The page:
Idol Chatter

At first, it sounded like an unfair bureaucratic issue. Paula Kerger, the new President and CEO of PBS, has been speaking publicly about her fear that PBS may face fines for violating the “fine print” of FCC laws in its upcoming presentation of Ken Burns’ World War II documentary. At first glance, it would seem unfair for the FCC to dictate how the story is told, let alone issue fines of over a half a million dollars per incident.

But it turns out that the issue is not about politics or historical bias: it’s about language. Basically, PBS wants to cuss. As Kerger said, “In order to tell some stories, we may need to use language that the FCC may not think is so appropriate.”

The issue is coming months after a PBS affiliate was fined $15,000 for using two common cusswords in its “The Blues” series. In June, President Bush signed off on the significant increase of the maximum fine.

I think it’s about time for more significant restriction of television cussing. One of the cusswords in “The Blues” was about the most gross and vile of all cusswords. The other is so common it is often shouted loudly at sports events. Parents are well-known for correcting their kids when they cuss–especially at young ages–but rarely consider how often their kids hear cussing in the neighborhood, at school, in music, in movies and on live television.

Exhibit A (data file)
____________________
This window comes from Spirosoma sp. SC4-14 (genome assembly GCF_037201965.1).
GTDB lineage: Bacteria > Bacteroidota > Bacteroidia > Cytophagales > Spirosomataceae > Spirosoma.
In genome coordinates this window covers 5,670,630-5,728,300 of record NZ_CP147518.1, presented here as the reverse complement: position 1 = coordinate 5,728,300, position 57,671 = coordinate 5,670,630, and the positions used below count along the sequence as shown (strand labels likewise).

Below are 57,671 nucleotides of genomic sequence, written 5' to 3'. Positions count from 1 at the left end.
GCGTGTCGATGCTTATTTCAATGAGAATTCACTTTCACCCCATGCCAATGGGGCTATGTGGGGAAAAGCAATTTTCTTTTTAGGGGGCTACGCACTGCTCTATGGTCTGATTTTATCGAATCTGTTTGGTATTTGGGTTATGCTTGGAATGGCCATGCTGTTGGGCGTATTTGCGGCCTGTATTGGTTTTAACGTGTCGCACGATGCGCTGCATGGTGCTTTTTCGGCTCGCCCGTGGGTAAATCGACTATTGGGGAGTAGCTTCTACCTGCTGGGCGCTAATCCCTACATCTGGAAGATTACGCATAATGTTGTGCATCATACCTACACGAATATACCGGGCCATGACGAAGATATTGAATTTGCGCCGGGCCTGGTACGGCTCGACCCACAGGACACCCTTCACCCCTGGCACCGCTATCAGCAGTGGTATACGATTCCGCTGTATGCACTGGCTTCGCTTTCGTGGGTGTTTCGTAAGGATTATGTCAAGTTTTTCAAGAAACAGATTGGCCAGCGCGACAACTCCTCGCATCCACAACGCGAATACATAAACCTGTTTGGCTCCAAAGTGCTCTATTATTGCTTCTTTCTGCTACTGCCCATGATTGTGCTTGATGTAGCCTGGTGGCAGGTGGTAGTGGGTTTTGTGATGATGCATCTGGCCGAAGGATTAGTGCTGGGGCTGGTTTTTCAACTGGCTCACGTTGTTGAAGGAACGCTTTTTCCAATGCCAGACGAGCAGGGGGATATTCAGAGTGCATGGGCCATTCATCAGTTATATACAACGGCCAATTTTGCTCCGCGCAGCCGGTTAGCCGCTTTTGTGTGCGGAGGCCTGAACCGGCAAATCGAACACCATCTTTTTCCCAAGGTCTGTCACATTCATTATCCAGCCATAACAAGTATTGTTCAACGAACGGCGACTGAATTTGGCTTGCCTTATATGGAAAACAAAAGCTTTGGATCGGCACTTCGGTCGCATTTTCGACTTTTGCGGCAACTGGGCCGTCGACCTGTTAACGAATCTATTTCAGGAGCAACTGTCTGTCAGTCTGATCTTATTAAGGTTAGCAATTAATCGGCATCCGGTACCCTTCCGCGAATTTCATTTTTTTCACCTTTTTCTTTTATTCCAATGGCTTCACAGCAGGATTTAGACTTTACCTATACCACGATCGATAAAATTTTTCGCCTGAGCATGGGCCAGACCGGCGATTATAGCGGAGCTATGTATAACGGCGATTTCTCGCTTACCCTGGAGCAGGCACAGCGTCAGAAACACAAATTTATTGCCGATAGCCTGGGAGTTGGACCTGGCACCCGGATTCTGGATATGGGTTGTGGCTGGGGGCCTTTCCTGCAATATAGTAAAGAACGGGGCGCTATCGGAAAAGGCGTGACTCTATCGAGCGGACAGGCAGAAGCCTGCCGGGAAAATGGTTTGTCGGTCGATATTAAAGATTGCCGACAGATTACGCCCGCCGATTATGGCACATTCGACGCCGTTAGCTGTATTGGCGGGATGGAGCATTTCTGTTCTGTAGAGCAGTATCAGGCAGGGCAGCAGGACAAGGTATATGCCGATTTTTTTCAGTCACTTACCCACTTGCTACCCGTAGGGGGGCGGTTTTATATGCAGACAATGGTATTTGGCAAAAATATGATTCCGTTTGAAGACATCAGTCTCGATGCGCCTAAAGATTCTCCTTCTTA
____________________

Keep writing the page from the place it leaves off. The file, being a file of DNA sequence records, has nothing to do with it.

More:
There once was a time when television–especially during prime viewing periods–was a safe respite from the neighborhood’s foul language for a young person to be entertained and (especially on PBS) even educated. They deserve it back. To think that history can’t be re-told without cussing is like saying Sex Ed. can’t be told without pornography.

And if adults require the R-rated language version, let them make the donation receive the unedited DVD in the mail!

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